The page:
All told, the new legislative measures will cost the county an estimated $80,000 to $100,000 per year.
A wave of unfunded state mandates is putting more pressure on Buncombe County’s already-strained budget, County Manager Wanda Greene told the commissioners at their Oct. 7 session. Since Aug. 26 of this year, reported Greene, the state has cut funding for a variety of programs, leaving Buncombe high and dry.
“The state changed the way the counties can dispense medication,” said Greene, “as well as the way we must package it.” Raleigh, however, expects the county to cover the roughly $18,000 annual cost for these new initiatives.
Other recent unfunded mandates include DNA tests for people convicted of sexual crimes — including those on probation for misdemeanors. The county is also now expected to pay for any treatment needed by inmates in the county jail.
“One inmate diagnosed with AIDS cost the county $6,400 in one week,” noted Greene. “And the county must foot the bill.” Factor in an already-overcrowded prison and rising numbers of mentally challenged people on the streets who must be treated, and it gets very expensive, she said. All told, these new legislative measures will cost the county $80,000 to $100,000 per year, Greene estimated.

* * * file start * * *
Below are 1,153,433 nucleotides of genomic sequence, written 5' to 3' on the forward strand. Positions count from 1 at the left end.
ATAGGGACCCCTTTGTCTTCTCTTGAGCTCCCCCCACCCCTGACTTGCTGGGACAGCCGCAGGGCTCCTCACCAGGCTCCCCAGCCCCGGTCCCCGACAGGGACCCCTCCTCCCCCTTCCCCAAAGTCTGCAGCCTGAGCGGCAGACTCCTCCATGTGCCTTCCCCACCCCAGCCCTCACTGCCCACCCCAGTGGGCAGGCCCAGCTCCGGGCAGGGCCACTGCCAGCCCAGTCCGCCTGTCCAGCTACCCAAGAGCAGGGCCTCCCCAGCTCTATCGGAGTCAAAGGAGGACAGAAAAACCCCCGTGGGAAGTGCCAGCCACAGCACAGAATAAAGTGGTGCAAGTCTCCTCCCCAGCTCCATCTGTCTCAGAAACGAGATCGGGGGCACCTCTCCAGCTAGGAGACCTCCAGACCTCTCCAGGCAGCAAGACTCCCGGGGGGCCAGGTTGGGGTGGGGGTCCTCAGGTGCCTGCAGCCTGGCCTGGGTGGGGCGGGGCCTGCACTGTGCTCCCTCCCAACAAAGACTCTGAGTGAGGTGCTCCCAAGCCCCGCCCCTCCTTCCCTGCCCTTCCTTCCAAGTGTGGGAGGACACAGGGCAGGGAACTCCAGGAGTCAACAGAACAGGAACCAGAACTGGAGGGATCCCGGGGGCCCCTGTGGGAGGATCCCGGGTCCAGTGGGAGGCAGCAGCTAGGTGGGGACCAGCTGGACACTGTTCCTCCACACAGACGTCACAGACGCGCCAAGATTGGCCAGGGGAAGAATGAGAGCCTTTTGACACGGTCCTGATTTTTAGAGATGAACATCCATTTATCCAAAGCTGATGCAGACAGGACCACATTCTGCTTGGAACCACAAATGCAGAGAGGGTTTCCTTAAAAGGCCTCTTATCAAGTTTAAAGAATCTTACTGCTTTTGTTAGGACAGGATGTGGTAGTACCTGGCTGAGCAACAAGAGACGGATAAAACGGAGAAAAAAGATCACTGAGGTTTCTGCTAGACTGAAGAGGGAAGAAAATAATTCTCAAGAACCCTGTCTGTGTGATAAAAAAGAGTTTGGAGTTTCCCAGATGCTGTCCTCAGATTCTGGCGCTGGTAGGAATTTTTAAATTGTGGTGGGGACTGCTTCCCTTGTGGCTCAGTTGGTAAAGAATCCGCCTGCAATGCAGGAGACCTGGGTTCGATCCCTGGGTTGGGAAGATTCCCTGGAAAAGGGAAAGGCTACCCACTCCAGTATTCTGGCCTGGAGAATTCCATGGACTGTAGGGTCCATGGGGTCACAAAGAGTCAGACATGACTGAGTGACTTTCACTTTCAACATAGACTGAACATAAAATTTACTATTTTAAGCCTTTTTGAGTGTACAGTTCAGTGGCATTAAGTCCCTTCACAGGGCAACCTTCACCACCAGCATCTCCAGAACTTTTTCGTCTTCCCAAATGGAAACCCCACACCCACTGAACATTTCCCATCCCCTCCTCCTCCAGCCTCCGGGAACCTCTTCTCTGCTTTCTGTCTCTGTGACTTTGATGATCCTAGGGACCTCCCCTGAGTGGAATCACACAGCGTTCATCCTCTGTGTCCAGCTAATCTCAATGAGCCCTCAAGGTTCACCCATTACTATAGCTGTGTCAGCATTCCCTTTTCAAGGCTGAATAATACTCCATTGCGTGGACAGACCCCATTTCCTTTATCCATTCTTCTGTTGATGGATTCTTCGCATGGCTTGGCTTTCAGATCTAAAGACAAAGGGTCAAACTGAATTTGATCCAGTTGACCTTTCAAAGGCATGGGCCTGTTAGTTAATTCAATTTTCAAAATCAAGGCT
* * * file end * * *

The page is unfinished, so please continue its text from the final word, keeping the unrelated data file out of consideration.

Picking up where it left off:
Sheriff Bobby Medford also addressed the commissioners. “I don’t blame [the state] for putting it on the county,” he said, adding, “My job is to house these people, and they need health care.” The overcrowded county jail, Medford explained, receives anywhere from 18 to 50 new inmates per day. “We can’t turn folks out; we cannot refuse to take someone to jail.” Another costly mandate requires the county to take care of inmates incarcerated for civil contempt.